Pediatric pulmonary arterial hypertension: on the eve of growing up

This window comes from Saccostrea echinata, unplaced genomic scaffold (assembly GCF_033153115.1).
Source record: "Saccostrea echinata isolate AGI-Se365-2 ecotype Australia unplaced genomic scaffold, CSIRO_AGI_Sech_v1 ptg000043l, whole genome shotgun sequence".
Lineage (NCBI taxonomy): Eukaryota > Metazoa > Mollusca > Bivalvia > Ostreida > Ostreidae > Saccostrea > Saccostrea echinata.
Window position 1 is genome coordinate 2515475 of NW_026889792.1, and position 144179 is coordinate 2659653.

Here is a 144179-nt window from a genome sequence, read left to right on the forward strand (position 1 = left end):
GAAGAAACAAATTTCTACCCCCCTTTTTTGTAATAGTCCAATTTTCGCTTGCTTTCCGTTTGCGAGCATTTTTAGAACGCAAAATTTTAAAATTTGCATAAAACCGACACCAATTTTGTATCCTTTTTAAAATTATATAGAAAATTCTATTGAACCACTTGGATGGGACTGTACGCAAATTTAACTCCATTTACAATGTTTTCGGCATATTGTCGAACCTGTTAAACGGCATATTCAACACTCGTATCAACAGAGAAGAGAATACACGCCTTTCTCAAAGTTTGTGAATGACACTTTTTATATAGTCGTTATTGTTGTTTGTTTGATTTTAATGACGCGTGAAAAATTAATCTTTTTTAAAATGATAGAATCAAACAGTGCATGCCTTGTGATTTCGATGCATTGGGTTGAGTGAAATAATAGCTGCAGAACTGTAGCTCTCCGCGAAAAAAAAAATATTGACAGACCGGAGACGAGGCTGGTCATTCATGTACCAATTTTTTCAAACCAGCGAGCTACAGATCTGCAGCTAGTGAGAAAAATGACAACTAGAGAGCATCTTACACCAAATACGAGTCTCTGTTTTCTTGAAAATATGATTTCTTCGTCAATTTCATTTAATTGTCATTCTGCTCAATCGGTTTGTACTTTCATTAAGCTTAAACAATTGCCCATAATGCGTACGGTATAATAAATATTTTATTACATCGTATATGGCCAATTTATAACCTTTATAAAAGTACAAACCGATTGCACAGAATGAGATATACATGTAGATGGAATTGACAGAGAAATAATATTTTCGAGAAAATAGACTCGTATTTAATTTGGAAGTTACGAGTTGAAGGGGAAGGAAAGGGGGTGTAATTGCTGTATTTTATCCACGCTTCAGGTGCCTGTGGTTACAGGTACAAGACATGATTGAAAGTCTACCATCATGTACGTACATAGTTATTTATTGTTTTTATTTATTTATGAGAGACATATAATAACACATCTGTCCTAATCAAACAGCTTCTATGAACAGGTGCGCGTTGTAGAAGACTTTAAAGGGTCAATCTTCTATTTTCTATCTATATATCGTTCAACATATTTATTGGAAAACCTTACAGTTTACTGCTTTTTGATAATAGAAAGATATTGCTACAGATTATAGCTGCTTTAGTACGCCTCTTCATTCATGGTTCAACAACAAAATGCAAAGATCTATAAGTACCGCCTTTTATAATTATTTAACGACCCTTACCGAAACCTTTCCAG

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Purpose of reviewCurrent recommendations for diagnosis and treatment of pulmonary arterial hypertension (PAH) during childhood are expert opinion based, because of lacking pediatric data. In recent years, however, important pediatric data have emerged on PAH.Recent findingsPAH in children shows similarities as well as differences compared to adults. Neonates and children know specific clinical presentations and a hemodynamic profile that differs from adults with PAH. Children identified as acute vasodilator responders according to the criteria proposed for adults rather than the pediatric criteria have better outcome when treated with calcium channel blockers. For nonresponders, combination PAH-targeted therapy leads to improved outcome compared to monotherapy. In pediatric PAH, WHO functional class, N-terminal pro-brain natriuretic peptide and tricuspid annular plane systolic excursion were identified as surrogates for survival and therefore qualify to be treatment goals in a goal-oriented treatment strategy.SummaryIn order to refine current pediatric treatment guidelines, data on efficacy of specific treatment regiments and strategies are needed. The recently validated composite endpoint of clinical worsening allows for trials that will provide these data. For the first time, evidence-based treatment goals have been identified that will allow for a goal-oriented treatment strategy. Furthermore, various prognostic predictors have been identified that may prove treatment goals in future.

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